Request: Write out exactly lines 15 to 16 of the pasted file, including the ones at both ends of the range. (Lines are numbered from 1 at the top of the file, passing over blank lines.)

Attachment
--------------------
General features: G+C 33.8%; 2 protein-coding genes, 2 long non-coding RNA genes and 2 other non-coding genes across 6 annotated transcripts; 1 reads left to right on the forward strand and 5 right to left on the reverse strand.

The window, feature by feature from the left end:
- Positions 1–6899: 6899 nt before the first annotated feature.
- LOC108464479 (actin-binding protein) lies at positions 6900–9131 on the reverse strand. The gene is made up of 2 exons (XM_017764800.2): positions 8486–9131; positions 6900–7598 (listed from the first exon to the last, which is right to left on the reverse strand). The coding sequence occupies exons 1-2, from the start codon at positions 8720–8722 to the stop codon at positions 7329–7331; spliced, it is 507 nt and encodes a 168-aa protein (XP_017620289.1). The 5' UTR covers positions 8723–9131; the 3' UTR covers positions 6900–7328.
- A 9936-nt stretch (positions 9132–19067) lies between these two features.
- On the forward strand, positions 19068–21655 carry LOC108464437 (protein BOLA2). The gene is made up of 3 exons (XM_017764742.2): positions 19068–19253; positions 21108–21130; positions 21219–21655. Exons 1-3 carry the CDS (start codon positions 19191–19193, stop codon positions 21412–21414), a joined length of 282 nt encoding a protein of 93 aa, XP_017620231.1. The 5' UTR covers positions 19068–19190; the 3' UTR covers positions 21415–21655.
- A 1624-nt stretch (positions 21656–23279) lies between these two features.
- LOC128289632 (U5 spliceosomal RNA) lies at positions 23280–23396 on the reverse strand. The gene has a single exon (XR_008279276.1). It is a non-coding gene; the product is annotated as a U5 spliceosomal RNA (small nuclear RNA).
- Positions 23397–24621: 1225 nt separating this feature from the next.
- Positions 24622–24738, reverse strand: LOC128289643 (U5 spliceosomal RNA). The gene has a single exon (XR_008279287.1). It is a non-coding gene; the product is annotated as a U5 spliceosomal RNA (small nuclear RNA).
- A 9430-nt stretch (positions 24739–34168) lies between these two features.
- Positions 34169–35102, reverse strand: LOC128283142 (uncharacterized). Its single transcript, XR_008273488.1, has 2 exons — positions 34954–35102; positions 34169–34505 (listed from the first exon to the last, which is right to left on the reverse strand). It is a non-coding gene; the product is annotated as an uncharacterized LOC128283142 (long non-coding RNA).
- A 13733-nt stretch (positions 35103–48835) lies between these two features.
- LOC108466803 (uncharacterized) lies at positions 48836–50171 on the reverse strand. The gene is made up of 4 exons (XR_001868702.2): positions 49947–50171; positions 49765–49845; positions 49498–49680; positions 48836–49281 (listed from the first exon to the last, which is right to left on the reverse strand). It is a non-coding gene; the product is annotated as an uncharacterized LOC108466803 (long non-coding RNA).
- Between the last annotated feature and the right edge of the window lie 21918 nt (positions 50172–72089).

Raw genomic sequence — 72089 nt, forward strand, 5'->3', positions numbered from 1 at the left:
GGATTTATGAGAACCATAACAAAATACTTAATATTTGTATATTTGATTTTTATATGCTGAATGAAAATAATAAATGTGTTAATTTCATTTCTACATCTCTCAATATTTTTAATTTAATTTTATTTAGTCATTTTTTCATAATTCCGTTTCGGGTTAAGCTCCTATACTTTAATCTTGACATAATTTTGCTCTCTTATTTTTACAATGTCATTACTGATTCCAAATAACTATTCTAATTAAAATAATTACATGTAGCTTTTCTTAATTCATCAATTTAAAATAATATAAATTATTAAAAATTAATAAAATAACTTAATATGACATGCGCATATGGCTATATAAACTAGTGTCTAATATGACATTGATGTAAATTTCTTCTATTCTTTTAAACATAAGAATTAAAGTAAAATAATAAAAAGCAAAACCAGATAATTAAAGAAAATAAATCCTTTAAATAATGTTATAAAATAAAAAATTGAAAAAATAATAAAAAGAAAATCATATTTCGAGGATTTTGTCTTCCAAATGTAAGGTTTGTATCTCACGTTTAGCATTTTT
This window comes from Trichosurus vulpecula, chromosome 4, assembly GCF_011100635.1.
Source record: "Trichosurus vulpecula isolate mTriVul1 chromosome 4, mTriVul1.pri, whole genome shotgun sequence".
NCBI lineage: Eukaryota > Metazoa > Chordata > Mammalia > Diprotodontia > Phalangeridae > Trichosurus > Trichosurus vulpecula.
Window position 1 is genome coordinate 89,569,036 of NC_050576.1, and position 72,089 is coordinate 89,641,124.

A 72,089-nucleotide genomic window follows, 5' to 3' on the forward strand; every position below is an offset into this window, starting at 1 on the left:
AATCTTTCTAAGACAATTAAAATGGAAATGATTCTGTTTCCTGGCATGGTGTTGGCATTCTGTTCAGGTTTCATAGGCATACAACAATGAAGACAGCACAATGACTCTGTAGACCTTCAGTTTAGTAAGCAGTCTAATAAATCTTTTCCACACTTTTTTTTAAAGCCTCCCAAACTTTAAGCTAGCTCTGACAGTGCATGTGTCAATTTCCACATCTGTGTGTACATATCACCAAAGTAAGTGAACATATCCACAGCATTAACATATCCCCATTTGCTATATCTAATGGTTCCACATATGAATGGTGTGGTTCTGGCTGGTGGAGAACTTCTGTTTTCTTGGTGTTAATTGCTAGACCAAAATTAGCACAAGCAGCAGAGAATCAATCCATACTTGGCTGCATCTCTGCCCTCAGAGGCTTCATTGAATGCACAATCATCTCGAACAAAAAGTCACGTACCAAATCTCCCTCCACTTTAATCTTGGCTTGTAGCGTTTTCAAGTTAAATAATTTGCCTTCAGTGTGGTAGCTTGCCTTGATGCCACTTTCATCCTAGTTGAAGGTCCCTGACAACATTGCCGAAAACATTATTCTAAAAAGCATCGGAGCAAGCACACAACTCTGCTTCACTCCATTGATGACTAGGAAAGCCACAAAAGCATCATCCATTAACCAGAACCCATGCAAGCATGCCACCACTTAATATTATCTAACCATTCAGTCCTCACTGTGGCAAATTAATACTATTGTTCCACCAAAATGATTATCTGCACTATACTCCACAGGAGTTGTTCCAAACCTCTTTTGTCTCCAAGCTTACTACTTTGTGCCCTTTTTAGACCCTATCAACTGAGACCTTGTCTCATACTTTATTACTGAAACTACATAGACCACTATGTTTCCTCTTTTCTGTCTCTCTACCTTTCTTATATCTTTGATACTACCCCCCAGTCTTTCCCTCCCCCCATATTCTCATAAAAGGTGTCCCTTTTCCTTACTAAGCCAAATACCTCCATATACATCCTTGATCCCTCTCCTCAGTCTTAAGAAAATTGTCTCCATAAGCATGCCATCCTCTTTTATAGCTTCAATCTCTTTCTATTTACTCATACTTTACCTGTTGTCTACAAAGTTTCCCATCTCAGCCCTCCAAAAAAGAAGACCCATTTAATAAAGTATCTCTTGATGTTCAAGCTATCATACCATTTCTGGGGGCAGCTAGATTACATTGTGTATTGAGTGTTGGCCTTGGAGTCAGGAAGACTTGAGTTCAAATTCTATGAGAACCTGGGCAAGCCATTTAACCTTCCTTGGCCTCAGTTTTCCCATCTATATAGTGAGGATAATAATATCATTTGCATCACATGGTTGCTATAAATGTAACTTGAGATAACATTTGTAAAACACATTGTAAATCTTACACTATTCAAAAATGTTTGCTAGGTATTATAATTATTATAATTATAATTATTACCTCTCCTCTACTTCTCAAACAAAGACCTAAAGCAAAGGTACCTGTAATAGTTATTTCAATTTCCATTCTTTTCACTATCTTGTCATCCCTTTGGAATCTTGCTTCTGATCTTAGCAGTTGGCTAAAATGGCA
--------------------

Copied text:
- Between the last annotated feature and the right edge of the window lie 21918 nt (positions 50172–72089).

Raw genomic sequence — 72089 nt, forward strand, 5'->3', positions numbered from 1 at the left: